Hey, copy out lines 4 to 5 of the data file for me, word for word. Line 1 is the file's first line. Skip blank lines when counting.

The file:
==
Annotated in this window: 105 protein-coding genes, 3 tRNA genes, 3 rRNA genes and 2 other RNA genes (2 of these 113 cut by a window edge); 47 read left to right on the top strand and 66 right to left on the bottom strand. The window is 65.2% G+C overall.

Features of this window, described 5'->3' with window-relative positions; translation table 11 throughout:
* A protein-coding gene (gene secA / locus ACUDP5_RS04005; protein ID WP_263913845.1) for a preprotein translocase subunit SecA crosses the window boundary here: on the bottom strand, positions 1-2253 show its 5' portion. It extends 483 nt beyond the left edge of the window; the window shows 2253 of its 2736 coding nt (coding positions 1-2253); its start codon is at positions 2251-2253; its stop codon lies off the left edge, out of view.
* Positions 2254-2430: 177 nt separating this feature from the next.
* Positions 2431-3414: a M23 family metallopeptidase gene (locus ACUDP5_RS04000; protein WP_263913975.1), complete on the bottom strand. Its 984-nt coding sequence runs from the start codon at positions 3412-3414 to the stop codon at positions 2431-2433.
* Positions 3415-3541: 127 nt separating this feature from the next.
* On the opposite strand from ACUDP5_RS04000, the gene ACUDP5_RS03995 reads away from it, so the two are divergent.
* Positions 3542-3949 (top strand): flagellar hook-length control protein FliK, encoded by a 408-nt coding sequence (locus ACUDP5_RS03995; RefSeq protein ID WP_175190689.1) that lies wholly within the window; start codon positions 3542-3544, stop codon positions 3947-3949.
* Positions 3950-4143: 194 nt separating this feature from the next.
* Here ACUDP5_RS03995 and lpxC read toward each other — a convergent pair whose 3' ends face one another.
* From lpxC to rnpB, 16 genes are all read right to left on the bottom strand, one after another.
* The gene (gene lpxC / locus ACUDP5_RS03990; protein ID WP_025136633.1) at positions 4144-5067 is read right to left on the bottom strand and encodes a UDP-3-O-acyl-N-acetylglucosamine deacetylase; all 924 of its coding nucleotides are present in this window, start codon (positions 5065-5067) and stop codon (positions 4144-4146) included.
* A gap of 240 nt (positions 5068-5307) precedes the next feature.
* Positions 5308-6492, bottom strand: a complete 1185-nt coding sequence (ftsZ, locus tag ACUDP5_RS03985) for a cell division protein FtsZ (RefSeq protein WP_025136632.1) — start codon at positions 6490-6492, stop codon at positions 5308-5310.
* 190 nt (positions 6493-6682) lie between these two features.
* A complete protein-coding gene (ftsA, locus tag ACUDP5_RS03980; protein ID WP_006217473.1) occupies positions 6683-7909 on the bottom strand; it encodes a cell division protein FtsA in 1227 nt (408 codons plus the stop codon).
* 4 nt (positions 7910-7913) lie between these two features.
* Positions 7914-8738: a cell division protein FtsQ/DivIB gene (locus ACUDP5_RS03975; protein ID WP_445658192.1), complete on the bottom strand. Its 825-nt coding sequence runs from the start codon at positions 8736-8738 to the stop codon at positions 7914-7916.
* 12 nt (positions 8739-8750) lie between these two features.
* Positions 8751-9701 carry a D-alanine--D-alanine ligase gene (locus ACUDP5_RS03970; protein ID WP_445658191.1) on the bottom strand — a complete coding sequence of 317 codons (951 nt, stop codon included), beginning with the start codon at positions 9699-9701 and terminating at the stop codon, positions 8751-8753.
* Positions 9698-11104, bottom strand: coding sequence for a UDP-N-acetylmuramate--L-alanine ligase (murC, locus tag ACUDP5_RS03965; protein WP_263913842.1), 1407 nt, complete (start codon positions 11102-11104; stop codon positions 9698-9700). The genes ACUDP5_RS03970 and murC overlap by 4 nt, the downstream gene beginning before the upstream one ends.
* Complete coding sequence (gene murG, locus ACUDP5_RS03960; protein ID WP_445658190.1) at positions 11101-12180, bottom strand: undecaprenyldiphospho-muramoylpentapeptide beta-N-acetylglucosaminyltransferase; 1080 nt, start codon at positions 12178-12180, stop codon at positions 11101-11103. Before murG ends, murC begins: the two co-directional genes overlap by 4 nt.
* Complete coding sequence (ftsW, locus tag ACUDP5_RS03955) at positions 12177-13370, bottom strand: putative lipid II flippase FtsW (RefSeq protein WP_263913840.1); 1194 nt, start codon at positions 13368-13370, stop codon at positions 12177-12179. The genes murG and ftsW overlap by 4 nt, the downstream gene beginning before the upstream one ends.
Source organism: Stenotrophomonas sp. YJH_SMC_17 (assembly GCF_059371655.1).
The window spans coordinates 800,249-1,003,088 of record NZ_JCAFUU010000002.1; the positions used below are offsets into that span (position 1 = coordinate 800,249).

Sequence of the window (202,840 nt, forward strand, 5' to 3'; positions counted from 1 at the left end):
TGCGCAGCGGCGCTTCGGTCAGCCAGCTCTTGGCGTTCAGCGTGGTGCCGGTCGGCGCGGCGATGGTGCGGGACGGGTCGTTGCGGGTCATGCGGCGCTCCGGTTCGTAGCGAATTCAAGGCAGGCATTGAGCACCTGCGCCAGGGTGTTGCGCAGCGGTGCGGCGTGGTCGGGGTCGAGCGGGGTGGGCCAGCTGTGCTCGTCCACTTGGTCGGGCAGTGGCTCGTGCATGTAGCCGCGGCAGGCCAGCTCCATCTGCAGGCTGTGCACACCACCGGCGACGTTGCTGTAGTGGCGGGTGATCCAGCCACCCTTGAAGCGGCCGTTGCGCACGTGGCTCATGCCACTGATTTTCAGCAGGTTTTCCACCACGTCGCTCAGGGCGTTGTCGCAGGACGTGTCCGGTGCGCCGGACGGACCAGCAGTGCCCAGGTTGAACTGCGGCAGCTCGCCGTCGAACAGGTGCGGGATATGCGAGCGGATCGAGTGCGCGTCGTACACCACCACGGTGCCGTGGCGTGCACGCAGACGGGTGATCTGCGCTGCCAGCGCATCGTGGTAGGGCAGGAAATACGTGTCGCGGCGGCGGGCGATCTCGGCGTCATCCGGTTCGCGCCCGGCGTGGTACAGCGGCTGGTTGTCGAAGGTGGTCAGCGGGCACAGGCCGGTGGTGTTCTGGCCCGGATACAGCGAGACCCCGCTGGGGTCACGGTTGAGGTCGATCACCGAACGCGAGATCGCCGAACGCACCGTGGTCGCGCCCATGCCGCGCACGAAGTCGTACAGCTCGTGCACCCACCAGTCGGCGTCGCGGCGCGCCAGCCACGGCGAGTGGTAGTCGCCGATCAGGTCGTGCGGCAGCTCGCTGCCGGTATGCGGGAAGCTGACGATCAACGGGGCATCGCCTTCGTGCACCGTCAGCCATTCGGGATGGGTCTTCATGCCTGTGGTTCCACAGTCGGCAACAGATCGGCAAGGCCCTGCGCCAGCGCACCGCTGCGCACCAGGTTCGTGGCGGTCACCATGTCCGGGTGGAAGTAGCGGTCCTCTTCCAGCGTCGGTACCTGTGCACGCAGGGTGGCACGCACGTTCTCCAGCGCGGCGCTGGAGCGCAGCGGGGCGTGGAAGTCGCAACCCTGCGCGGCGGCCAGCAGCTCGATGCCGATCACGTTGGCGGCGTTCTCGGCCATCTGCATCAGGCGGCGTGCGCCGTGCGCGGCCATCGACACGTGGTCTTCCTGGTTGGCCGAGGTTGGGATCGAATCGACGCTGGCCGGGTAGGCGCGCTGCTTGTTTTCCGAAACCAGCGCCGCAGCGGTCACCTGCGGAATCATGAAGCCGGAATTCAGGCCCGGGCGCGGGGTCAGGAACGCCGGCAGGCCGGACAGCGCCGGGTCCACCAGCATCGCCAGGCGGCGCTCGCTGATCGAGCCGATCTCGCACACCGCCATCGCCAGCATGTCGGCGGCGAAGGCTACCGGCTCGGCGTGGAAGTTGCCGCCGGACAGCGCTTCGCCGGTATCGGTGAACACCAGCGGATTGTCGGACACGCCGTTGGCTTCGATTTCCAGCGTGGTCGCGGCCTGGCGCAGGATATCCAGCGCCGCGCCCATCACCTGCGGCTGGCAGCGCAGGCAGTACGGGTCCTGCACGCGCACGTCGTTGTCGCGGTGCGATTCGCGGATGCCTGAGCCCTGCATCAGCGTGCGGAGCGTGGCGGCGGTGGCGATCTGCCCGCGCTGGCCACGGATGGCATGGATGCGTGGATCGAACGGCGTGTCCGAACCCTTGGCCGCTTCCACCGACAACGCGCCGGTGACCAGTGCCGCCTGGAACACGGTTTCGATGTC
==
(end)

* Positions 2254-2430: 177 nt separating this feature from the next.
* Positions 2431-3414: a M23 family metallopeptidase gene (locus ACUDP5_RS04000; protein WP_263913975.1), complete on the bottom strand. Its 984-nt coding sequence runs from the start codon at positions 3412-3414 to the stop codon at positions 2431-2433.